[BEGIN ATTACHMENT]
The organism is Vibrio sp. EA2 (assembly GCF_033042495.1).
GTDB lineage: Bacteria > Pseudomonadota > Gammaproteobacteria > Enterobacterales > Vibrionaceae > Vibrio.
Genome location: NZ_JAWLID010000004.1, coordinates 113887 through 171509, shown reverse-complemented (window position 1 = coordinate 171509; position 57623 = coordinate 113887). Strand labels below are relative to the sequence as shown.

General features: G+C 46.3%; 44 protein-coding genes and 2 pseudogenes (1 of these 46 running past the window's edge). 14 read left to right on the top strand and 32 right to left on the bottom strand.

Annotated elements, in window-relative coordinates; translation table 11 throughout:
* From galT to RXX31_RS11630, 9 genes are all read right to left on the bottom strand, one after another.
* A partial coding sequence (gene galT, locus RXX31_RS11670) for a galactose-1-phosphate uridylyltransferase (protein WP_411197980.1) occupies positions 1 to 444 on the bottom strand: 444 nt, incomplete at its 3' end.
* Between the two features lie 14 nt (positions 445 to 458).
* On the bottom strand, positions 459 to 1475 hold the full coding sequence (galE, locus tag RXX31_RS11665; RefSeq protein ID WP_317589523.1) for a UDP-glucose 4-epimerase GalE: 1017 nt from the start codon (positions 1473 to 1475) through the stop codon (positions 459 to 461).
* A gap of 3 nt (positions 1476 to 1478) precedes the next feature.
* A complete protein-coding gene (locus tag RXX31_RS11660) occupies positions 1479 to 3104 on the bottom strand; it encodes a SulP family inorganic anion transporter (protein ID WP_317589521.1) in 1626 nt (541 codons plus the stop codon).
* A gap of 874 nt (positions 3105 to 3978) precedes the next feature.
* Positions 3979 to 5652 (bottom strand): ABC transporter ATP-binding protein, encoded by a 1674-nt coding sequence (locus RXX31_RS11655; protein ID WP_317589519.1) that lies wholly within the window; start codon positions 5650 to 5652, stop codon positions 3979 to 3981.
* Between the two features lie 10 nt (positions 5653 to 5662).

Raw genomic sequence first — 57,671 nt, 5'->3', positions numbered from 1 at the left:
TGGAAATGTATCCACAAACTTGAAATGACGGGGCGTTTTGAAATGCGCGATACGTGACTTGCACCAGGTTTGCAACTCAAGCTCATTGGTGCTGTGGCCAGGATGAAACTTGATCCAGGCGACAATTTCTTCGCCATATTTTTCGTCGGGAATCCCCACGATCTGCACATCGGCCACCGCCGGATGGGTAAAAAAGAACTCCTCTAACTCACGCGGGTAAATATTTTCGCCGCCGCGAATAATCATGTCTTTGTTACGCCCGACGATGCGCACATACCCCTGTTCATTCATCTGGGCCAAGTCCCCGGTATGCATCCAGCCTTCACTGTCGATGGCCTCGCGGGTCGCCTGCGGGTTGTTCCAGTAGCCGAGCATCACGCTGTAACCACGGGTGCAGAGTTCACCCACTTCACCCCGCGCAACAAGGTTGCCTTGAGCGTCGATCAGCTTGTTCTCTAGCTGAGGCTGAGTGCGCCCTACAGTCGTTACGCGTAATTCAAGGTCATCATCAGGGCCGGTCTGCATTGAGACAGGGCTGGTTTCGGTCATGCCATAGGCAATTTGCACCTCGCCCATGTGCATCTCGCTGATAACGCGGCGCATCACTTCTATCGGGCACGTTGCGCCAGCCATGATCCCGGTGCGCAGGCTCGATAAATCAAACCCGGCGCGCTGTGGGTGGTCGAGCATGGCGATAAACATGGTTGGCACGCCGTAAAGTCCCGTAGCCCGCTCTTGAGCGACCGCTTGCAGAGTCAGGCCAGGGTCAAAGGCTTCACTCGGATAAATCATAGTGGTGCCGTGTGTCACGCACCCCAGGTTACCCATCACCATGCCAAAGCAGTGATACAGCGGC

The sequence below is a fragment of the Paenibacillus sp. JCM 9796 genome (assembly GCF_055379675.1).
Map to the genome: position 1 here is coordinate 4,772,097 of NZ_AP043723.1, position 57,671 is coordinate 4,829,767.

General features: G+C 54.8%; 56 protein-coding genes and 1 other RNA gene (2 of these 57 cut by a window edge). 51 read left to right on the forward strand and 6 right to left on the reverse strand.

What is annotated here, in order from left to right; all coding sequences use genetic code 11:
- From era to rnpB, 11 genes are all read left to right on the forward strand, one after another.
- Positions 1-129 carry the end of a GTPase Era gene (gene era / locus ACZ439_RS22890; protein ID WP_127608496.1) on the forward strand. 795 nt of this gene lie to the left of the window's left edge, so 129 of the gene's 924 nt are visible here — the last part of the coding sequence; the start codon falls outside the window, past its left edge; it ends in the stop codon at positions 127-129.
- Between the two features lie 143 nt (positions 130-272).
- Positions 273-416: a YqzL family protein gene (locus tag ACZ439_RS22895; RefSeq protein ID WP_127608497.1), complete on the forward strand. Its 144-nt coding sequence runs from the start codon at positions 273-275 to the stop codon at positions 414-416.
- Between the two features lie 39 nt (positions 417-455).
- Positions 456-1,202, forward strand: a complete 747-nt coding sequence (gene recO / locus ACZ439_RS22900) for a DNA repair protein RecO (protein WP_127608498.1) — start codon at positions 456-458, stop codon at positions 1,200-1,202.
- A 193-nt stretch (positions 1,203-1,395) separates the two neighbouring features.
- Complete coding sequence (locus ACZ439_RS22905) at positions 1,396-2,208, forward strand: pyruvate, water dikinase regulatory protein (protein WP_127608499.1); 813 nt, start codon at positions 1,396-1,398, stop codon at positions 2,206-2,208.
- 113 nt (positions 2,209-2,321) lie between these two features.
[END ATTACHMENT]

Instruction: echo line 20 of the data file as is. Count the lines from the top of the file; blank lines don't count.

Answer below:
What is annotated here, in order from left to right; all coding sequences use genetic code 11: